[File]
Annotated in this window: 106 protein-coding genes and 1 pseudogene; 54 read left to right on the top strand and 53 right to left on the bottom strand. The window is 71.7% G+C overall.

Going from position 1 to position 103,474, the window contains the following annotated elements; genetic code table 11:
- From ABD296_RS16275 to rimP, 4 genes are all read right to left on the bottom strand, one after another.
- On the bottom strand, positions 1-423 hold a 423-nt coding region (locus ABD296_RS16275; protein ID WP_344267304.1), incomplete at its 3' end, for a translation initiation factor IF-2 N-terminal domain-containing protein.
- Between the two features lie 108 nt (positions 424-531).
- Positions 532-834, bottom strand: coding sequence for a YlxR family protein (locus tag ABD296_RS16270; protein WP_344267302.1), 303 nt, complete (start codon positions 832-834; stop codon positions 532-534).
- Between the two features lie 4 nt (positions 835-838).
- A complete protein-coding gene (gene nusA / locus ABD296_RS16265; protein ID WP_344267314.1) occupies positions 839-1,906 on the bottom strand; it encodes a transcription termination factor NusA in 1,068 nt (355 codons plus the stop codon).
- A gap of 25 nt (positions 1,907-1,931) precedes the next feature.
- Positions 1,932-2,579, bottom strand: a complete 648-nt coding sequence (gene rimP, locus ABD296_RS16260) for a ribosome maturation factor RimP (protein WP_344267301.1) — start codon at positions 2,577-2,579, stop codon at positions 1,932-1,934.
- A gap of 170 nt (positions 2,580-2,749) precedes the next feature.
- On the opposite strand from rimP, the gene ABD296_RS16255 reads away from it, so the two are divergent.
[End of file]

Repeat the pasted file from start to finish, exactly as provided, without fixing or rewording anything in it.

Annotated in this window: 106 protein-coding genes and 1 pseudogene; 54 read left to right on the top strand and 53 right to left on the bottom strand. The window is 71.7% G+C overall.

Going from position 1 to position 103,474, the window contains the following annotated elements; genetic code table 11:
- From ABD296_RS16275 to rimP, 4 genes are all read right to left on the bottom strand, one after another.
- On the bottom strand, positions 1-423 hold a 423-nt coding region (locus ABD296_RS16275; protein ID WP_344267304.1), incomplete at its 3' end, for a translation initiation factor IF-2 N-terminal domain-containing protein.
- Between the two features lie 108 nt (positions 424-531).
- Positions 532-834, bottom strand: coding sequence for a YlxR family protein (locus tag ABD296_RS16270; protein WP_344267302.1), 303 nt, complete (start codon positions 832-834; stop codon positions 532-534).
- Between the two features lie 4 nt (positions 835-838).
- A complete protein-coding gene (gene nusA / locus ABD296_RS16265; protein ID WP_344267314.1) occupies positions 839-1,906 on the bottom strand; it encodes a transcription termination factor NusA in 1,068 nt (355 codons plus the stop codon).
- A gap of 25 nt (positions 1,907-1,931) precedes the next feature.
- Positions 1,932-2,579, bottom strand: a complete 648-nt coding sequence (gene rimP, locus ABD296_RS16260) for a ribosome maturation factor RimP (protein WP_344267301.1) — start codon at positions 2,577-2,579, stop codon at positions 1,932-1,934.
- A gap of 170 nt (positions 2,580-2,749) precedes the next feature.
- On the opposite strand from rimP, the gene ABD296_RS16255 reads away from it, so the two are divergent.